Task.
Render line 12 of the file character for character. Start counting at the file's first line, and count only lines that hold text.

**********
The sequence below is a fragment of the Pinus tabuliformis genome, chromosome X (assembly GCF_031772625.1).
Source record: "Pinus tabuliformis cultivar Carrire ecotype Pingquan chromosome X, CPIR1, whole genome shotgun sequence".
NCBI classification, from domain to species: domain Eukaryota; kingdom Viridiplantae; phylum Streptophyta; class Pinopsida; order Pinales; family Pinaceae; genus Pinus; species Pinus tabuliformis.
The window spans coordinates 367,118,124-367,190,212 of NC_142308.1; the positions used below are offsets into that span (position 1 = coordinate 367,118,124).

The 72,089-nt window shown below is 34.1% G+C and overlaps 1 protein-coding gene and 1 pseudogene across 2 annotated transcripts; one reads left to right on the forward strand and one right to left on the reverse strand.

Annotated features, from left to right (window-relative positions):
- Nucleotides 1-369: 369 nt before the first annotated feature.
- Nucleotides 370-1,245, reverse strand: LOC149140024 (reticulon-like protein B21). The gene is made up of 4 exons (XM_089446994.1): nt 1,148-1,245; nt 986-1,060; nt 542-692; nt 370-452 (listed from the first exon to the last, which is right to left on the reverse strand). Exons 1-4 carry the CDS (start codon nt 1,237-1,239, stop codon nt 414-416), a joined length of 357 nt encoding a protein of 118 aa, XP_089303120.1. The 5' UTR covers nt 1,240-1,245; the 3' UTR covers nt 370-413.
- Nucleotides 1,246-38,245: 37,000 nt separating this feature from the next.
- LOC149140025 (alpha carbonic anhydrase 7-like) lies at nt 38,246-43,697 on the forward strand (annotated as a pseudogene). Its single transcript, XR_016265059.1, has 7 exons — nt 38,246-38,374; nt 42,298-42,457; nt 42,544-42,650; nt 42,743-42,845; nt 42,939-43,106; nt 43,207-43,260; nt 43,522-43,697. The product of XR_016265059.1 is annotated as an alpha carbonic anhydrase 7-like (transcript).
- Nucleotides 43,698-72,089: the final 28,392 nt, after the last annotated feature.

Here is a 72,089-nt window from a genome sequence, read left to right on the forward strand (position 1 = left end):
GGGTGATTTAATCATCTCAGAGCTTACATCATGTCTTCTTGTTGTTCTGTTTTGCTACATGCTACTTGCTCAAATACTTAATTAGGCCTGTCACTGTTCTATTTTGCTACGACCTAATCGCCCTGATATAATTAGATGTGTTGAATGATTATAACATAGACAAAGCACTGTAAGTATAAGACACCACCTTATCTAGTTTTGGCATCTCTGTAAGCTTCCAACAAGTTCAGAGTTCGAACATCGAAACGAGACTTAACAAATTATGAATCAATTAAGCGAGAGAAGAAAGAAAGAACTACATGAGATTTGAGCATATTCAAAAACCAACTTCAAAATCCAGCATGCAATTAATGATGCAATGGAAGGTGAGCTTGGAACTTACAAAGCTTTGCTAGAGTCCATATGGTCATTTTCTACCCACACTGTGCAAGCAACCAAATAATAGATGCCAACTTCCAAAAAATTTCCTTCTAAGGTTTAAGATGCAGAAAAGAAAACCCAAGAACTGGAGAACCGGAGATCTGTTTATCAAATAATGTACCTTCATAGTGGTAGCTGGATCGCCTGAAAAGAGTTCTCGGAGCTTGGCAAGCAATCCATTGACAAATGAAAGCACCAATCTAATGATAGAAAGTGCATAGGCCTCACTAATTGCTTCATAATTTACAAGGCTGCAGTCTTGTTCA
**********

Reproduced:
Here is a 72,089-nt window from a genome sequence, read left to right on the forward strand (position 1 = left end):